Chishaku-In Kyoto


Temple Chishaku-In 智積院

***** Location: Kyoto
***** Season: See below
***** Category: Observance


Chishakuin rongi 智積院論義 (ちしゃくいんろんぎ)
public ceremonial debate at temple Chishaku-In

kigo for early winter

from December 10 to 13, sometimes only for 2 days

rongi is difficult to translate into English. They were ritual formal ceremonial Buddhist public debates (disputes, disputations, discussions), where the monks had to show their understanding of the Buddhist sutra scriptures.
Now also called
fuyu hoo-on koo 冬報恩講 debates in winter
"honorable preaching ceremony" in winter

During the two or three days, torches are put up from the entrance to the main hall. Many priests come from all the affiliated temples in Japan to take part in the rituals.


Chishaku-in is the head temple of Shingon Buddhism Chizan Sect.
It is the first temple on the Kyoto Jusan Butsu pilgrimage.

painted by Hasegawa Kyuzo

This temple is less popular among tourists but it has excellent Shoheki-ga (fusuma-e) paintings on the sliding paper doors that are National Treasures, as well as a very good garden.

Chishaku-in was founded in the 14th century as a sub-temple of Daidenpo-in that was established in Koyasan, Wakayama Prefecture by Priest Kakuban (1095-1144), in the year 1130. The mother temple then moved to Negorosan in Wakayama prefecture ten years later.

In the year 1585, Daidenpo-in, including its sub-temples, was totally destroyed by the actual ruler of the country, Toyotomi Hideyoshi (1537-1598). Chief Priest of Chishaku-in, Genyu (Gen'yu, 1529-1605), who fled from the assault, had to wait until the Toyotomi family was destroyed and the Tokugawa family came to power. In the year 1601, the first Tokugawa Shogun, Ieyasu (1543-1616) gave a place to Genyu to revive Chishaku-in. Then, in the year 1615, Ieyasu gave them neighboring Shounzen-ji temple that had been founded by Hideyoshi in memory of his son Sutemaru who died in 1591 at the age of three.

The extant Shoheki-ga (or Fusuma-e) paintings (national treasures) were those displayed in Kyakuden building of Shounzen-ji. Chishaku-in suffered from several fires during its history and about half of the paintings were lost.
source : kyoto.asanoxn.com


Vegetarian meal served at the temple lodgings.

. Vegetarian Temple Food
(shoojin ryoori 精進料理) .


Yearly festivals and ceremonies

Every month on the 21 is a meeting to copy the sutras
shakyoo no tsudoi 写経のつどい

1月 - January
1日 修正会
15日 新年祝祷会・お昆布式
21日 写経のつどい

2月 - February
3日 節分会 Setsubun
15日 常楽会
21日 写経のつどい

3月 - March
6日~12日 伝法大会/伝法灌頂(非公開)
春分の日 春季彼岸会法要
21日 正御影供
21日 写経奉納法要・写経のつどい
30日 得度式(非公開)

4月 - April
8日 仏生会(はなまつり)
21日 写経のつどい

5月 - May
21日 写経のつどい

6月 - June
15日 青葉まつり
21日 写経のつどい

7月 - July
21日 写経のつどい
31日 得度式(非公開)

8月 - August
12日 総本山施餓鬼会
21日 写経のつどい
24日 地蔵盆会 Jizo Bon
30日 永代・納骨・日月牌総供養法要

9月 - September
10日 運敞僧正忌
21日 写経のつどい
秋分の日 秋季彼岸会法要

10月 - October
3日 戦没者慰霊法要
4日 玄宥僧正忌
21日 写経のつどい

11月 - November
21日 写経のつどい

12月 - December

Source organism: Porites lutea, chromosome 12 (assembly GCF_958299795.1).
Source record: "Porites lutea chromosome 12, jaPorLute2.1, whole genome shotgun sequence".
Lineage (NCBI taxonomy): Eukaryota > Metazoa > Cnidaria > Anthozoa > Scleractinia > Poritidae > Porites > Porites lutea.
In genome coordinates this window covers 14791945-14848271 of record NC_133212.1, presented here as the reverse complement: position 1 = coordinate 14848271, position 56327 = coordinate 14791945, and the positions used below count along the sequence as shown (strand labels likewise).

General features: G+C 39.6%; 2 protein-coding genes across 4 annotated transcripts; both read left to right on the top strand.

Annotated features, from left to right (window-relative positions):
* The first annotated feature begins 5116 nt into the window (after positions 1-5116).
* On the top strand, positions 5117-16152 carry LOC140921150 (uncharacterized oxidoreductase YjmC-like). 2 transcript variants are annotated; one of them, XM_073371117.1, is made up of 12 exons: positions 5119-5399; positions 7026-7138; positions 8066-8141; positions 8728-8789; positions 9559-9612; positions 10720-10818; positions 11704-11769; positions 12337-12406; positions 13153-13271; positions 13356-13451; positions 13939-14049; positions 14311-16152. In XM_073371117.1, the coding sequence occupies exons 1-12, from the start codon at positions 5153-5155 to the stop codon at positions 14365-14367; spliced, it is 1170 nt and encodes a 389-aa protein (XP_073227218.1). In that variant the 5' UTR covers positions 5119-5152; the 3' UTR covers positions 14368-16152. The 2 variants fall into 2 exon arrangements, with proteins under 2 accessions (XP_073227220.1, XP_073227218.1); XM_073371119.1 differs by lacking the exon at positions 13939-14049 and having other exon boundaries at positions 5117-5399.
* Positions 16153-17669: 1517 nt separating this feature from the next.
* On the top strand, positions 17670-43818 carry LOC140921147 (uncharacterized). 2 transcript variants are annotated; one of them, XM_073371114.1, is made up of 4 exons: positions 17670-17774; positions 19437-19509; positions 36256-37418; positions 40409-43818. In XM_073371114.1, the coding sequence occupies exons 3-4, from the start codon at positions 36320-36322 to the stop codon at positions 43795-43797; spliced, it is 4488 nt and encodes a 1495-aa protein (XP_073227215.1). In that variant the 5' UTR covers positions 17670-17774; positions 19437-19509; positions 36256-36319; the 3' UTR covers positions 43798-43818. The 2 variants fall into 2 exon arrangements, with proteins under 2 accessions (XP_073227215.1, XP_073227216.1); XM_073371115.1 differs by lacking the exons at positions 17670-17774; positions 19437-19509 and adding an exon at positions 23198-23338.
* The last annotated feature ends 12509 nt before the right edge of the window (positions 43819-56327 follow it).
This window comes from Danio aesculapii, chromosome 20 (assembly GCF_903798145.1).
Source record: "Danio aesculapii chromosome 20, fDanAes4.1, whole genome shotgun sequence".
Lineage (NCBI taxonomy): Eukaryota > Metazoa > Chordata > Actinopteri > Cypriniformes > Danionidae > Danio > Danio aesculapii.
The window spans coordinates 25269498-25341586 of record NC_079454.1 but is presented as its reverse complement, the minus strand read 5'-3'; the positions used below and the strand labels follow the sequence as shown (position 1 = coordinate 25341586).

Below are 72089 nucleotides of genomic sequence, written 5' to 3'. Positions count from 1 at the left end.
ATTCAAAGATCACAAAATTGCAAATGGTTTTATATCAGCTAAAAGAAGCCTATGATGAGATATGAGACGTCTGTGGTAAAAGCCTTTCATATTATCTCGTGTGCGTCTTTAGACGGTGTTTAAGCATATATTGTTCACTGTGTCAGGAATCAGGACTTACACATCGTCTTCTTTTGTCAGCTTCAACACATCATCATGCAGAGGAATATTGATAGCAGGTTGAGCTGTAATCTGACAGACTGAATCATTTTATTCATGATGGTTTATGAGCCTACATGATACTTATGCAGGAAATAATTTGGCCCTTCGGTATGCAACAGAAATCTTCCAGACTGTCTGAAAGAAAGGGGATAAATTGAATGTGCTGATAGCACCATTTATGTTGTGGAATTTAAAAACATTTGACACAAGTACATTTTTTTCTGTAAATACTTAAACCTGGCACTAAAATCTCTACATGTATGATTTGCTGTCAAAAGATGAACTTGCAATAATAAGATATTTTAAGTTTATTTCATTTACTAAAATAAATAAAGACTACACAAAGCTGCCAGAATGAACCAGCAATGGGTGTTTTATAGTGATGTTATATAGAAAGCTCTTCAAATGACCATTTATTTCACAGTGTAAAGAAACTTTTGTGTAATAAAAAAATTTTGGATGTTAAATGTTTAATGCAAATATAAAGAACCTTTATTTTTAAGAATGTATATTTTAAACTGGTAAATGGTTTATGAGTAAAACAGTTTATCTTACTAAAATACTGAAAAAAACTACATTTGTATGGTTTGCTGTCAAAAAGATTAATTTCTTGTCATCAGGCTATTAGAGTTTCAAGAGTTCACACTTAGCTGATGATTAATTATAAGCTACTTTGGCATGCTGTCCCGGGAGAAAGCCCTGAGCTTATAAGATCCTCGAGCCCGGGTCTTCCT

8日 成道会
11日・12日 冬報恩講
21日 写経のつどい
31日 除夜の鐘

Homepage of the temple

source : www.chisan.or.jp

Worldwide use

Things found on the way


Chishaku-in rongi sumitaru kake-udon

after the debate
at Chishaku-in
a bowl of udon noodles

Kawasumi Sugekatsu 川澄祐勝, priest of the Shingon sect

We can imagine the monks after the debate, sitting around the long tables and slurping their hot soup in silence.
Slurping noodle soup is customary in Japan, and considered good manners.

. Kake udon noodle soup .

... the public rongi custom arose during the medieval period, when there were a lot of sects and doctrinal disputes arising within Shingon Buddhism and that the debates were aimed at overcoming misunderstandings of the "true" Shingon Buddhism of the founder, Kukai.
... in the medieval period a number of unorthodox monks were expelled from Mt. Koya, the Shingon headquarters, for doctrinal reasons. Probably there were all sorts of disputes, including material ones as well! I believe several monks were declared heretics, and one whole new sect of Shingon, the so-called Tachikawa Sect of left-handed Tantric Buddhists, was vigorously disputed and opposed, and its texts and mandalas were destroyed.

The secular warrior authorities also actively suppressed the "heretical" Tachikawa Sect. Like Tendai, Shingon is an older sect in Japan, so for a while it was a crucible of dissent and dissenting sects, so the 'rongi' at Chishakuin may reflect some of this very vigorous verbal disputation during the period when new sects were challenging orthodoxy and branching off.

'Rongi' also includes debates/doctrinal disputes between sects outside Shingon. The Lotus (Nichiren) sect and the Pure Land sect were noted for their strenuous debates and verbal disputes, which sometimes turned into fights. You can see a pale reflection of how vigorous 'rongi' were in the medieval period if you read the No play 'Sotoba Komachi' ('Komachi on the Stupa'), in which Komachi verbally defeats her Shingon monk challengers.

During the Edo period fighting (with either weapons or fists) between sects was no longer acceptable, so 'rongi' must have become more subdued, but it would be interesting to know just how disputational the present-day debates at Chishakuin are.
source : Chris Drake

Related words

***** . hooonkoo, hoo-on koo 報恩講
Ho-onko, service for Shinran .

. Amulets and Talismans from Japan . 

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